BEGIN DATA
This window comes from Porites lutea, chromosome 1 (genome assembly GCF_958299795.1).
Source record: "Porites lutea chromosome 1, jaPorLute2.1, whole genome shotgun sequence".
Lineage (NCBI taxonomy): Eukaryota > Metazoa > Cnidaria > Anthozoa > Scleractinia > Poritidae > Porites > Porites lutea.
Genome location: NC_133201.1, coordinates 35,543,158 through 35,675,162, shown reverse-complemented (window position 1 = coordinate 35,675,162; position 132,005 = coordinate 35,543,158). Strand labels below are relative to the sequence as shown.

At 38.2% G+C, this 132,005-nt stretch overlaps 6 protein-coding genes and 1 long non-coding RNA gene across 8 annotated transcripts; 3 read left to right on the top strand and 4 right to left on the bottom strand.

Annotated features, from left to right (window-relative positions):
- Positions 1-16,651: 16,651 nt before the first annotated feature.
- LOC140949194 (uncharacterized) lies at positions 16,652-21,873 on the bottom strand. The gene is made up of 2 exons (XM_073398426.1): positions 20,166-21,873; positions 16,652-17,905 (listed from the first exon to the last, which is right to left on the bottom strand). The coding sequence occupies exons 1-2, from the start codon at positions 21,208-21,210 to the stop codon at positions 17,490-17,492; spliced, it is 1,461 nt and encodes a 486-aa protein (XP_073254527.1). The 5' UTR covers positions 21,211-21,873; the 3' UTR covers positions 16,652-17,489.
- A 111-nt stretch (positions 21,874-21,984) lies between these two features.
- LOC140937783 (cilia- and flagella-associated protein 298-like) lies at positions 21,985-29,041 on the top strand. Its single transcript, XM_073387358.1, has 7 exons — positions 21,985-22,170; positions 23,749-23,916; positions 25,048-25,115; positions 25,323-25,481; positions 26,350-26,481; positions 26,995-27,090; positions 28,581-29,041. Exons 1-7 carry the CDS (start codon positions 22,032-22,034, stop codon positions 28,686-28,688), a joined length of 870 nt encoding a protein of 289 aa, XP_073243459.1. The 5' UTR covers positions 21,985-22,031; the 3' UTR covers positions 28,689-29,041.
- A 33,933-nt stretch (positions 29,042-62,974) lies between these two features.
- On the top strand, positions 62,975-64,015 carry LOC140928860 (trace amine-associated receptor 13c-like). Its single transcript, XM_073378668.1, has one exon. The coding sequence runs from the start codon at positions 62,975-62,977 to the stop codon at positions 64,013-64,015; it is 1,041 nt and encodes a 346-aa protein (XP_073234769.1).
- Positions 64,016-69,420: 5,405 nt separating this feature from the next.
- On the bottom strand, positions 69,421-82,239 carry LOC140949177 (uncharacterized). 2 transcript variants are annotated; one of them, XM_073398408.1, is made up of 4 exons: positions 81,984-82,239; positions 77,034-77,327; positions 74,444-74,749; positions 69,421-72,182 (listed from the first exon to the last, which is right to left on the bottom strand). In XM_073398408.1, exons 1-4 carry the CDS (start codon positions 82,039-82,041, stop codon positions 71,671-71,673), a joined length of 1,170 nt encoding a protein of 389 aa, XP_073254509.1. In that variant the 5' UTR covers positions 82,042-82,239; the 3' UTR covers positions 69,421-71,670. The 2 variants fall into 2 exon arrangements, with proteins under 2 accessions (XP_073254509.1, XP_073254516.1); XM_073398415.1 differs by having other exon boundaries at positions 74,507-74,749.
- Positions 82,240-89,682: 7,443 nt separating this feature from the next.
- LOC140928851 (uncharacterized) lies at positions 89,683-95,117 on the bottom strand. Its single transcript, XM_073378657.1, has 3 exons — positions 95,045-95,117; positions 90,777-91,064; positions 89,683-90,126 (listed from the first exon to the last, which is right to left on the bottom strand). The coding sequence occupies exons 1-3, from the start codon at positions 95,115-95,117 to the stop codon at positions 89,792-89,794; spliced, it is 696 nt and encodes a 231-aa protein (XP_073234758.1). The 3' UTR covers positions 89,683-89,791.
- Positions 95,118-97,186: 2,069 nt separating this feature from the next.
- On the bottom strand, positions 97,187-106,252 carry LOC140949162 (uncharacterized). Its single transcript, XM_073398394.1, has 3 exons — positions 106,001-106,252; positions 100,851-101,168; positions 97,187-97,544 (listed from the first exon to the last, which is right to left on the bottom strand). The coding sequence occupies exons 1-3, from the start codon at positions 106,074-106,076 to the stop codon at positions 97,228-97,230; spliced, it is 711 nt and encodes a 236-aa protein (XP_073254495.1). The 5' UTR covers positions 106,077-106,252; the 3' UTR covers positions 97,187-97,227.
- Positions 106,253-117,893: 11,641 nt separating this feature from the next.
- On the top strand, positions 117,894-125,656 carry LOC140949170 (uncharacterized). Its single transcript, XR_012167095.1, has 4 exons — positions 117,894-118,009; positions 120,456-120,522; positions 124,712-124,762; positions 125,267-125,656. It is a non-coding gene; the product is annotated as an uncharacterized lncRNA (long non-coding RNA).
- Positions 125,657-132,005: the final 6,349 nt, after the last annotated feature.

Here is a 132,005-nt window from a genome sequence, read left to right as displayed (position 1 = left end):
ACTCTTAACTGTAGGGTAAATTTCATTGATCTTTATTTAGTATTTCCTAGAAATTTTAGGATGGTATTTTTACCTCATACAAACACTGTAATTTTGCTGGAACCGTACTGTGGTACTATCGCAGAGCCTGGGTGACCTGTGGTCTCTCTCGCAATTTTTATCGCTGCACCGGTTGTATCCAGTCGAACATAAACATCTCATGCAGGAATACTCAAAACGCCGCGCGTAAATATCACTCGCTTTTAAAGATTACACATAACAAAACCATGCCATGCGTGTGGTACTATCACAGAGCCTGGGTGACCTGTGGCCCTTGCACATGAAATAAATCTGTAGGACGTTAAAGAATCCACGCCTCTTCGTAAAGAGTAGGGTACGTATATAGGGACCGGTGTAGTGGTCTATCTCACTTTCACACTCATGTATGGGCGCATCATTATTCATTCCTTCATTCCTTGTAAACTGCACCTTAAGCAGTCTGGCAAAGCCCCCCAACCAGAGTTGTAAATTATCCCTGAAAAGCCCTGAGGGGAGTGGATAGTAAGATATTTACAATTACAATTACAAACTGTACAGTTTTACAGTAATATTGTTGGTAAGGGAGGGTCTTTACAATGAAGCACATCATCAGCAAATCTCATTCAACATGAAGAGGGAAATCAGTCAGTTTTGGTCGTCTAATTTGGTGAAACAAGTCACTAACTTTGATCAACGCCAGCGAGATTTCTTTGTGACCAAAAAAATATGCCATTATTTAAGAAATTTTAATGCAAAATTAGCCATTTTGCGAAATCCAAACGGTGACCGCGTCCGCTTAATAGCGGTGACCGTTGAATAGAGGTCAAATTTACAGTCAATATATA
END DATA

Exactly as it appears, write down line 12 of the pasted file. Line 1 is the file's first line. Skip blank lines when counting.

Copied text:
- On the top strand, positions 62,975-64,015 carry LOC140928860 (trace amine-associated receptor 13c-like). Its single transcript, XM_073378668.1, has one exon. The coding sequence runs from the start codon at positions 62,975-62,977 to the stop codon at positions 64,013-64,015; it is 1,041 nt and encodes a 346-aa protein (XP_073234769.1).